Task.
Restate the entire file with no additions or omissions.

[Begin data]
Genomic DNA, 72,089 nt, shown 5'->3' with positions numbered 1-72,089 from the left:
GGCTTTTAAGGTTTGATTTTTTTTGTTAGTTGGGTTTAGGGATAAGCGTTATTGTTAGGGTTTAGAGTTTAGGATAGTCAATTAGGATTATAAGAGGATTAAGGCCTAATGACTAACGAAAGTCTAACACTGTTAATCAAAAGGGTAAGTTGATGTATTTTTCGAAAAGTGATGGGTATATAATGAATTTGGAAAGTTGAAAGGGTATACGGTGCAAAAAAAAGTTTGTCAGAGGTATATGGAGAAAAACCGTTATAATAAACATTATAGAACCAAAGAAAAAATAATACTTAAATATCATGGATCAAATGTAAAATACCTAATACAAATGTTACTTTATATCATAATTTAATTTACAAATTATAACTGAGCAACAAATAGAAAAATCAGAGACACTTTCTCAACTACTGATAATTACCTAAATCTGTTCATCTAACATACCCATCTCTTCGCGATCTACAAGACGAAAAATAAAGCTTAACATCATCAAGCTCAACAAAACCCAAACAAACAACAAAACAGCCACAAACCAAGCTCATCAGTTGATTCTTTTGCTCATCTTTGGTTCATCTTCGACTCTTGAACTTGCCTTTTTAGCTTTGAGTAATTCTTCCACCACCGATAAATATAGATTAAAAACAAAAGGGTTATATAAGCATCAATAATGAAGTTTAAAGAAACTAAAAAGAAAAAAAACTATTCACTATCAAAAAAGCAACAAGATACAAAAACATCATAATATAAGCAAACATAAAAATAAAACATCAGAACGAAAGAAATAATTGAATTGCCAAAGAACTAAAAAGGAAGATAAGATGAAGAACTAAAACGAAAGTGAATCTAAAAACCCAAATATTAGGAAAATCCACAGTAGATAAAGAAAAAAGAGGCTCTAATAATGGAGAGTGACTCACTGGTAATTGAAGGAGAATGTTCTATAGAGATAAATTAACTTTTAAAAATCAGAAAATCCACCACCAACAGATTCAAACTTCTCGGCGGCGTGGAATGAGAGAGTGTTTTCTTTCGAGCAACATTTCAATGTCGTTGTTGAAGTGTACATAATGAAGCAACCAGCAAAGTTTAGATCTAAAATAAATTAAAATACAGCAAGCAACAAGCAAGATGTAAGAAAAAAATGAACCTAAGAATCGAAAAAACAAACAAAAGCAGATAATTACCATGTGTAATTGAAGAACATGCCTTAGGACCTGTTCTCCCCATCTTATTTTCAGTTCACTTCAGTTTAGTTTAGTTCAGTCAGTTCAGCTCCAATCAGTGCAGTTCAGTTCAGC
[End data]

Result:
Genomic DNA, 72,089 nt, shown 5'->3' with positions numbered 1-72,089 from the left:
GGCTTTTAAGGTTTGATTTTTTTTGTTAGTTGGGTTTAGGGATAAGCGTTATTGTTAGGGTTTAGAGTTTAGGATAGTCAATTAGGATTATAAGAGGATTAAGGCCTAATGACTAACGAAAGTCTAACACTGTTAATCAAAAGGGTAAGTTGATGTATTTTTCGAAAAGTGATGGGTATATAATGAATTTGGAAAGTTGAAAGGGTATACGGTGCAAAAAAAAGTTTGTCAGAGGTATATGGAGAAAAACCGTTATAATAAACATTATAGAACCAAAGAAAAAATAATACTTAAATATCATGGATCAAATGTAAAATACCTAATACAAATGTTACTTTATATCATAATTTAATTTACAAATTATAACTGAGCAACAAATAGAAAAATCAGAGACACTTTCTCAACTACTGATAATTACCTAAATCTGTTCATCTAACATACCCATCTCTTCGCGATCTACAAGACGAAAAATAAAGCTTAACATCATCAAGCTCAACAAAACCCAAACAAACAACAAAACAGCCACAAACCAAGCTCATCAGTTGATTCTTTTGCTCATCTTTGGTTCATCTTCGACTCTTGAACTTGCCTTTTTAGCTTTGAGTAATTCTTCCACCACCGATAAATATAGATTAAAAACAAAAGGGTTATATAAGCATCAATAATGAAGTTTAAAGAAACTAAAAAGAAAAAAAACTATTCACTATCAAAAAAGCAACAAGATACAAAAACATCATAATATAAGCAAACATAAAAATAAAACATCAGAACGAAAGAAATAATTGAATTGCCAAAGAACTAAAAAGGAAGATAAGATGAAGAACTAAAACGAAAGTGAATCTAAAAACCCAAATATTAGGAAAATCCACAGTAGATAAAGAAAAAAGAGGCTCTAATAATGGAGAGTGACTCACTGGTAATTGAAGGAGAATGTTCTATAGAGATAAATTAACTTTTAAAAATCAGAAAATCCACCACCAACAGATTCAAACTTCTCGGCGGCGTGGAATGAGAGAGTGTTTTCTTTCGAGCAACATTTCAATGTCGTTGTTGAAGTGTACATAATGAAGCAACCAGCAAAGTTTAGATCTAAAATAAATTAAAATACAGCAAGCAACAAGCAAGATGTAAGAAAAAAATGAACCTAAGAATCGAAAAAACAAACAAAAGCAGATAATTACCATGTGTAATTGAAGAACATGCCTTAGGACCTGTTCTCCCCATCTTATTTTCAGTTCACTTCAGTTTAGTTTAGTTCAGTCAGTTCAGCTCCAATCAGTGCAGTTCAGTTCAGC